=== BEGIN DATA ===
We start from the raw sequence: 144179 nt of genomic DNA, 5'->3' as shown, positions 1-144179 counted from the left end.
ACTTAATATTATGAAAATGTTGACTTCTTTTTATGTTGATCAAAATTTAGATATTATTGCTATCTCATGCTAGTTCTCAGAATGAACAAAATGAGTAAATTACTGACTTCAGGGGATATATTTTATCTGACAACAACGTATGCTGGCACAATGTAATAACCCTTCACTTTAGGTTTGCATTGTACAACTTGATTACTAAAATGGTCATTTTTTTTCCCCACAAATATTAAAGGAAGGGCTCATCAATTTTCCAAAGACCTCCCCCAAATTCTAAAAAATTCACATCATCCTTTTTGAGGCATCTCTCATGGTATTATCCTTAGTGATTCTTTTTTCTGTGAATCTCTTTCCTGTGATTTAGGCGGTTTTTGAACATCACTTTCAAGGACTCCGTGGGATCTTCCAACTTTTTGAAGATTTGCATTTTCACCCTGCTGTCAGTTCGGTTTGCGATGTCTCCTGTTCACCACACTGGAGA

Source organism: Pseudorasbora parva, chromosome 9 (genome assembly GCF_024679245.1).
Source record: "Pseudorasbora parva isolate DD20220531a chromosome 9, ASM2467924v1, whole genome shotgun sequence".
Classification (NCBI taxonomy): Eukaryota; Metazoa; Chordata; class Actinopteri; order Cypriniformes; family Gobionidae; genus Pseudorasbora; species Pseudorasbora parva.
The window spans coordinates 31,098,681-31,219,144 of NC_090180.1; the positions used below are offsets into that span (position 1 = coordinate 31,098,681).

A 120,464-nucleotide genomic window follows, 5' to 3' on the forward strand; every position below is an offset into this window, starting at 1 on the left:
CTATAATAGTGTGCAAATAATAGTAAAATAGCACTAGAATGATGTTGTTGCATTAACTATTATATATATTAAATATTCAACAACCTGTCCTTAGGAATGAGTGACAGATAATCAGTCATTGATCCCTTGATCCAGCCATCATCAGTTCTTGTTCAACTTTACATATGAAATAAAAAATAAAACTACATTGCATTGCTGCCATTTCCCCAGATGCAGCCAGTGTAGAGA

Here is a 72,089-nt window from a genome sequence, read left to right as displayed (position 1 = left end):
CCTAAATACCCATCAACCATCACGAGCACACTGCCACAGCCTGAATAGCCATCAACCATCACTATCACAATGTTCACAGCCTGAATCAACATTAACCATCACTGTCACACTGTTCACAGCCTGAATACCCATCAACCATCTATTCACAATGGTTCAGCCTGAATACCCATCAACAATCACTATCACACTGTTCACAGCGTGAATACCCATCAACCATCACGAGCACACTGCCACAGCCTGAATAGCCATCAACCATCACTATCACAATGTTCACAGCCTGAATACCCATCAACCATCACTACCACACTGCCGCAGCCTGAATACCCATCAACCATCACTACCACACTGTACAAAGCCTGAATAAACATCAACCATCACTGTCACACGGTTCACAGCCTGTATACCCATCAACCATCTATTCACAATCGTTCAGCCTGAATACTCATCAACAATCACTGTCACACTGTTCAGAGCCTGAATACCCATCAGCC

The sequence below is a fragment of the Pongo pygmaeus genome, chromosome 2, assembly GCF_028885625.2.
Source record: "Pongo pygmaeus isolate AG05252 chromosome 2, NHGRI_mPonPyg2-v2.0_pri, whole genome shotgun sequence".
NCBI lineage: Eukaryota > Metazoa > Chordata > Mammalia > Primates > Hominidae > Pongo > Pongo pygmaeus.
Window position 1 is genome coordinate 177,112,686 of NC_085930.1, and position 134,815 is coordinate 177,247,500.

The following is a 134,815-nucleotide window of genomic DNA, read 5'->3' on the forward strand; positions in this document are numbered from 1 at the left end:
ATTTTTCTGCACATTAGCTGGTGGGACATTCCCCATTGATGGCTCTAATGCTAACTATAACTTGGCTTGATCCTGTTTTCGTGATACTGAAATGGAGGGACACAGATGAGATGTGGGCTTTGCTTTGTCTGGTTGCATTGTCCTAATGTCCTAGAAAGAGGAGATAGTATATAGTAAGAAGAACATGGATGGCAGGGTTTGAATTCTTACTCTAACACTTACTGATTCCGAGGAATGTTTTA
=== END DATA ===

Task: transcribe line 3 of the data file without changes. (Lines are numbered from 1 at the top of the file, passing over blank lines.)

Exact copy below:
Source organism: Pseudorasbora parva, chromosome 9 (genome assembly GCF_024679245.1).